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dc.contributor.authorKearns, TM
dc.contributor.authorCurrie, BJ
dc.contributor.authorCheng, AC
dc.contributor.authorMcCarthy, J
dc.contributor.authorCarapetis, JR
dc.contributor.authorHolt, DC
dc.contributor.authorPage, W
dc.contributor.authorShield, J
dc.contributor.authorGundjirryirr, R
dc.contributor.authorMulholland, E
dc.contributor.authorWard, L
dc.contributor.authorAndrews, RM
dc.date.accessioned2021-02-04T02:14:29Z
dc.date.available2021-02-04T02:14:29Z
dc.date.issued2017-05-01
dc.identifierpii: PNTD-D-16-01676
dc.identifier.citationKearns, T. M., Currie, B. J., Cheng, A. C., McCarthy, J., Carapetis, J. R., Holt, D. C., Page, W., Shield, J., Gundjirryirr, R., Mulholland, E., Ward, L. & Andrews, R. M. (2017). Strongyloides seroprevalence before and after an ivermectin mass drug administration in a remote Australian Aboriginal community. PLOS NEGLECTED TROPICAL DISEASES, 11 (5), https://doi.org/10.1371/journal.pntd.0005607.
dc.identifier.issn1935-2735
dc.identifier.urihttp://hdl.handle.net/11343/259621
dc.description.abstractBACKGROUND: Strongyloides seroprevalence is hyper-endemic in many Australian Aboriginal and Torres Strait Islander communities, ranging from 35-60%. We report the impact on Strongyloides seroprevalence after two oral ivermectin mass drug administrations (MDAs) delivered 12 months apart in a remote Australian Aboriginal community. METHODS: Utilizing a before and after study design, we measured Strongyloides seroprevalence through population census with sequential MDAs at baseline and month 12. Surveys at months 6 and 18 determined changes in serostatus. Serodiagnosis was undertaken by ELISA that used sonicated Strongyloides ratti antigen to detect anti-Strongyloides IgG. Non-pregnant participants weighing ≥15 kg were administered a single 200 μg/kg ivermectin dose, repeated after 10-42 days if Strongyloides and/or scabies was diagnosed; others followed a standard alternative algorithm. A questionnaire on clinical symptoms was administered to identify adverse events from treatment and self-reported symptoms associated with serostatus. FINDINGS: We surveyed 1013 participants at the baseline population census and 1060 (n = 700 from baseline cohort and 360 new entrants) at month 12. Strongyloides seroprevalence fell from 21% (175/818) at baseline to 5% at month 6. For participants from the baseline cohort this reduction was sustained at month 12 (34/618, 6%), falling to 2% at month 18 after the second MDA. For new entrants to the cohort at month 12, seroprevalence reduced from 25% (75/297) to 7% at month 18. Strongyloides positive seroconversions for the baseline cohort six months after each MDA were 2.5% (4/157) at month 6 and 1% at month 18, whilst failure to serorevert remained unchanged at 18%. At 12 months, eosinophilia was identified in 59% of baseline seropositive participants and 89% of seropositive new entrants, compared with 47%baseline seronegative participants and 51% seronegative new entrants. Seropositivity was not correlated with haemoglobin or any self-reported clinical symptoms. Clinical symptoms ascertained on the day of treatment and 24-72 hrs after, did not identify any adverse events. SIGNIFICANCE: Two community ivermectin MDAs delivered 12 months apart by trained Aboriginal researchers in collaboration with non-Indigenous researchers resulted in a sustained and significant reduction in Strongyloides seroprevalence over 18 months. Similar reductions were seen in the baseline cohort and new entrants.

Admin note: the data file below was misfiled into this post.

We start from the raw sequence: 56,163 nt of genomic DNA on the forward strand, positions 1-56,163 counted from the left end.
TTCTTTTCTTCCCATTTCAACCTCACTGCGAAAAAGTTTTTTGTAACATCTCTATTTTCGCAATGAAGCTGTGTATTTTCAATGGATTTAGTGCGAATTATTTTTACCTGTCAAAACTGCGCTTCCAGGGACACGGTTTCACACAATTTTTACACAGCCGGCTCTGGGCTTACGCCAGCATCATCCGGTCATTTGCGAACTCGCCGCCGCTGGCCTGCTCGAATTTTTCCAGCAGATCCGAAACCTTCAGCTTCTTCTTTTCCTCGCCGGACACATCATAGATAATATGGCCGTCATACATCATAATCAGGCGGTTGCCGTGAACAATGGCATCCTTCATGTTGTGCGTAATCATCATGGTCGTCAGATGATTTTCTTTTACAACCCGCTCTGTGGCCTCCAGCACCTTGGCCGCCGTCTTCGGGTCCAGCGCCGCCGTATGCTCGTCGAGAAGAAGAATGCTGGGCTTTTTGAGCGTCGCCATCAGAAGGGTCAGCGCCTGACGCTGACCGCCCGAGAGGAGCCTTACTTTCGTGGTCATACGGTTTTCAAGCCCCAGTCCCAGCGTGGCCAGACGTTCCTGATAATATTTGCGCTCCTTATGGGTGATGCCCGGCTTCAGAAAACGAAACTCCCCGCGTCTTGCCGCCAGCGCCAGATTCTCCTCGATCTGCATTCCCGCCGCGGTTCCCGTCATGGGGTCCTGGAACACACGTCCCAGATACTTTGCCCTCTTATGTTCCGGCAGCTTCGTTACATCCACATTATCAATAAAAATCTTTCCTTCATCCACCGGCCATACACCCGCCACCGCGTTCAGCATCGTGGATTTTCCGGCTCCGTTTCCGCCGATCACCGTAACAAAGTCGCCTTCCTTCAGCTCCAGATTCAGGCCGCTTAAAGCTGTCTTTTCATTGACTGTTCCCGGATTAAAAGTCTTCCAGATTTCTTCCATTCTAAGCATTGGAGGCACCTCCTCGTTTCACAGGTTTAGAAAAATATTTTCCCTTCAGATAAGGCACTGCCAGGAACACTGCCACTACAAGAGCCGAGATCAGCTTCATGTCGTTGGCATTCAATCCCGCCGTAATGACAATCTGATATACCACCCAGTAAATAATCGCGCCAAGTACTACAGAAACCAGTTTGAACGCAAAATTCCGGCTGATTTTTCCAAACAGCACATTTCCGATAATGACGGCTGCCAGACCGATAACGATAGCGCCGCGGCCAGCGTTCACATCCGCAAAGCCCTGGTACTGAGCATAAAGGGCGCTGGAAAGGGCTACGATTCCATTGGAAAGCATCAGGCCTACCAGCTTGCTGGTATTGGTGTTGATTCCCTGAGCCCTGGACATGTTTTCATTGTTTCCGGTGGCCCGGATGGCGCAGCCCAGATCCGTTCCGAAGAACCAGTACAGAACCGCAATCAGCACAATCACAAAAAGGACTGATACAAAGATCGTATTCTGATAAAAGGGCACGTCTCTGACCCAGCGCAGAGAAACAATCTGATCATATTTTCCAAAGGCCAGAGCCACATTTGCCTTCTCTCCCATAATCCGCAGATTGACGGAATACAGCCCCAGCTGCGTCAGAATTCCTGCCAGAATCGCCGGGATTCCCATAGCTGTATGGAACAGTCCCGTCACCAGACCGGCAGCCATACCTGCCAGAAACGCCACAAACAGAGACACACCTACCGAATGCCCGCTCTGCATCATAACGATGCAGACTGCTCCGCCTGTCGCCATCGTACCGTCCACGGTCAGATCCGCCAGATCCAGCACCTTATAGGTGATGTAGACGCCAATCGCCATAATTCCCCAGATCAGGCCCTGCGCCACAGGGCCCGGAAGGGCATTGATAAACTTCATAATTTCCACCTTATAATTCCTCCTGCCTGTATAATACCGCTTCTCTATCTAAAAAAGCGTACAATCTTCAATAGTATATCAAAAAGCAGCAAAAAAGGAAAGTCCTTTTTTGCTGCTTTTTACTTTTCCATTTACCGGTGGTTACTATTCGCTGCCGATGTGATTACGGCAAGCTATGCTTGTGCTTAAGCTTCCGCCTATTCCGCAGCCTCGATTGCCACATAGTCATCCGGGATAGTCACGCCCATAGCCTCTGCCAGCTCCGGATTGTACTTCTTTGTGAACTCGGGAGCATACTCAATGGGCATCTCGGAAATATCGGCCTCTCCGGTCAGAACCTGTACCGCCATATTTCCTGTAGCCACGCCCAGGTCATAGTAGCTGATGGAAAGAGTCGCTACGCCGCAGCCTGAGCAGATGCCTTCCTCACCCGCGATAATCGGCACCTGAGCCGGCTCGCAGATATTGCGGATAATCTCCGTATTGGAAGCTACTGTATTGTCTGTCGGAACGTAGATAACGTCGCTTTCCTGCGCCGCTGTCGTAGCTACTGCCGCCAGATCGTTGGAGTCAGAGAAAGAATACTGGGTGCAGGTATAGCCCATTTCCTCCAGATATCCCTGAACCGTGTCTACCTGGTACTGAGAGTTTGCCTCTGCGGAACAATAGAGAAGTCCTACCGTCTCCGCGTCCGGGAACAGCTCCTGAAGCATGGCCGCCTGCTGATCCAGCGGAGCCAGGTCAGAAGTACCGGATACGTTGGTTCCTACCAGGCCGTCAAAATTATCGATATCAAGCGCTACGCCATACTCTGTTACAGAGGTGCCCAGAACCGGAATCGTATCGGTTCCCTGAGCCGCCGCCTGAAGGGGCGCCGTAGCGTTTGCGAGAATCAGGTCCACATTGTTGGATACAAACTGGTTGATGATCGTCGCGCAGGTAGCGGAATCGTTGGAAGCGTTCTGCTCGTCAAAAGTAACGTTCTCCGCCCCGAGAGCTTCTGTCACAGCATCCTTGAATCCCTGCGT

dc.languageEnglish
dc.publisherPUBLIC LIBRARY SCIENCE
dc.rights.urihttps://creativecommons.org/licenses/by/4.0
dc.titleStrongyloides seroprevalence before and after an ivermectin mass drug administration in a remote Australian Aboriginal community
dc.typeJournal Article
dc.identifier.doi10.1371/journal.pntd.0005607
melbourne.affiliation.departmentPaediatrics (RCH)
melbourne.affiliation.departmentMicrobiology and Immunology
melbourne.affiliation.facultyMedicine, Dentistry & Health Sciences
melbourne.source.titlePLoS Neglected Tropical Diseases
melbourne.source.volume11
melbourne.source.issue5
melbourne.source.pagese0005607-
dc.rights.licenseCC BY
melbourne.elementsid1220755
melbourne.openaccess.pmchttp://www.ncbi.nlm.nih.gov/pmc/articles/PMC5444847
melbourne.contributor.authorCheng, Allen
melbourne.contributor.authorMulholland, Edward
melbourne.contributor.authorMcCarthy, James
dc.identifier.eissn1935-2735
melbourne.accessrightsOpen Access


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